Twitter, Facebook and other popular sites are 24-hour fire hoses of raw information that need an automated tool for deciding what’s important and what is not. So technology companies are pushing products at law enforcement conferences, in trade publications and through white papers that promise to help police filter the deluge for terrorists, traffickers, pedophiles and rioters.
[…] With just one suspect’s name, they can do more: Draw in his or her followers from Twitter or read Facebook wall posts and status updates of their “friends.” Using the company’s social network analysis tool, police can visualize the connections among these individuals and see what was said among them.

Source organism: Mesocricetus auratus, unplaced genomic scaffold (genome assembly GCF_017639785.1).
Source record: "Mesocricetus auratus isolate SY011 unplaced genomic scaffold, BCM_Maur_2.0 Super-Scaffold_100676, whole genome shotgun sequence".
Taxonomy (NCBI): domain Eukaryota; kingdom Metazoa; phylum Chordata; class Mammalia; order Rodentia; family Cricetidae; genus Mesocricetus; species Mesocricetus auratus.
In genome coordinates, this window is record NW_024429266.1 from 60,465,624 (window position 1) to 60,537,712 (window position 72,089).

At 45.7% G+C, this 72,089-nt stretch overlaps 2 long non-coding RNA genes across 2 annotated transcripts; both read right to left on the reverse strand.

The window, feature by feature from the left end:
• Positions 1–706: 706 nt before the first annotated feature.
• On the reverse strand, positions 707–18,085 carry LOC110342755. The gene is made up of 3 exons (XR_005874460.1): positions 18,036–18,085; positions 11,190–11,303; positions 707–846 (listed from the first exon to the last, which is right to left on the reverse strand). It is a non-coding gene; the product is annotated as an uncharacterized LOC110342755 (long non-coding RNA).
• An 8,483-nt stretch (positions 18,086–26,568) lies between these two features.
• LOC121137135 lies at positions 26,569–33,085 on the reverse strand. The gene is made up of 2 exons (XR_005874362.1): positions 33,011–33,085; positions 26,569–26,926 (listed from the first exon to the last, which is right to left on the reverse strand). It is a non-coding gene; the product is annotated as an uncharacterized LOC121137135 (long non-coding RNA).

The Electronic Privacy Information Center (EPIC) has been leading a valiant effort to reveal the Department of Homeland Security’s (DHS’s) Big Brother policies which include spying on Americans’ activity on social networks, especially people who express dissenting opinions.
EPIC is now claiming that the DHS actually lied to Congress during a hearing (read the transcript here) surrounding the DHS’s $11.4 million contract to monitor social networks for activity which is fully protected by free speech.
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